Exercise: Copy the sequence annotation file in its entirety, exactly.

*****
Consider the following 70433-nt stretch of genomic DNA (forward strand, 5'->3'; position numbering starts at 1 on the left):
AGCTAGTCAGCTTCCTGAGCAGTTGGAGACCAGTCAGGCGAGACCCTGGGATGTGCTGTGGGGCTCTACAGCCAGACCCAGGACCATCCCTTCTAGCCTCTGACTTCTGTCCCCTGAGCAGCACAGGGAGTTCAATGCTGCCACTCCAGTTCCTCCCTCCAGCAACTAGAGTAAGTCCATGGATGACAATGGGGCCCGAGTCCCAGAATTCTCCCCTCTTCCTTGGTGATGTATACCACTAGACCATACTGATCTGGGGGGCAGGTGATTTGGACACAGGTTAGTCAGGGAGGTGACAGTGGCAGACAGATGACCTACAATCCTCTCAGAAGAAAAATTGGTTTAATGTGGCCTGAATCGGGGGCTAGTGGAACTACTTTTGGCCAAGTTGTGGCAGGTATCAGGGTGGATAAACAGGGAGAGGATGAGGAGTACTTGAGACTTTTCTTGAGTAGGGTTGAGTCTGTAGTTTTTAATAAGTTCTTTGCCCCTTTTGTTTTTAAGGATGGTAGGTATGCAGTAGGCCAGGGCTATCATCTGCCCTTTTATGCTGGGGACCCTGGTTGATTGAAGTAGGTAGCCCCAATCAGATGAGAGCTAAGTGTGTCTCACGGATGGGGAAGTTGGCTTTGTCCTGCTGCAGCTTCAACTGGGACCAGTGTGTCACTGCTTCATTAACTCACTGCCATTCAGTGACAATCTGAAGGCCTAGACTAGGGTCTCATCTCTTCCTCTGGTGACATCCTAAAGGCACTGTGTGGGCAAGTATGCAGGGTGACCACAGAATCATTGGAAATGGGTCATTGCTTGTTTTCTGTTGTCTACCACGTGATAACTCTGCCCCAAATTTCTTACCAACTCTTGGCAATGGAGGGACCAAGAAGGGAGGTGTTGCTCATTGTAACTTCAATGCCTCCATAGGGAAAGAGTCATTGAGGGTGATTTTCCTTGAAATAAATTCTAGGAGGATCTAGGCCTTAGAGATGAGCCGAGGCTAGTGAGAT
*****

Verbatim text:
Consider the following 70433-nt stretch of genomic DNA (forward strand, 5'->3'; position numbering starts at 1 on the left):
AGCTAGTCAGCTTCCTGAGCAGTTGGAGACCAGTCAGGCGAGACCCTGGGATGTGCTGTGGGGCTCTACAGCCAGACCCAGGACCATCCCTTCTAGCCTCTGACTTCTGTCCCCTGAGCAGCACAGGGAGTTCAATGCTGCCACTCCAGTTCCTCCCTCCAGCAACTAGAGTAAGTCCATGGATGACAATGGGGCCCGAGTCCCAGAATTCTCCCCTCTTCCTTGGTGATGTATACCACTAGACCATACTGATCTGGGGGGCAGGTGATTTGGACACAGGTTAGTCAGGGAGGTGACAGTGGCAGACAGATGACCTACAATCCTCTCAGAAGAAAAATTGGTTTAATGTGGCCTGAATCGGGGGCTAGTGGAACTACTTTTGGCCAAGTTGTGGCAGGTATCAGGGTGGATAAACAGGGAGAGGATGAGGAGTACTTGAGACTTTTCTTGAGTAGGGTTGAGTCTGTAGTTTTTAATAAGTTCTTTGCCCCTTTTGTTTTTAAGGATGGTAGGTATGCAGTAGGCCAGGGCTATCATCTGCCCTTTTATGCTGGGGACCCTGGTTGATTGAAGTAGGTAGCCCCAATCAGATGAGAGCTAAGTGTGTCTCACGGATGGGGAAGTTGGCTTTGTCCTGCTGCAGCTTCAACTGGGACCAGTGTGTCACTGCTTCATTAACTCACTGCCATTCAGTGACAATCTGAAGGCCTAGACTAGGGTCTCATCTCTTCCTCTGGTGACATCCTAAAGGCACTGTGTGGGCAAGTATGCAGGGTGACCACAGAATCATTGGAAATGGGTCATTGCTTGTTTTCTGTTGTCTACCACGTGATAACTCTGCCCCAAATTTCTTACCAACTCTTGGCAATGGAGGGACCAAGAAGGGAGGTGTTGCTCATTGTAACTTCAATGCCTCCATAGGGAAAGAGTCATTGAGGGTGATTTTCCTTGAAATAAATTCTAGGAGGATCTAGGCCTTAGAGATGAGCCGAGGCTAGTGAGAT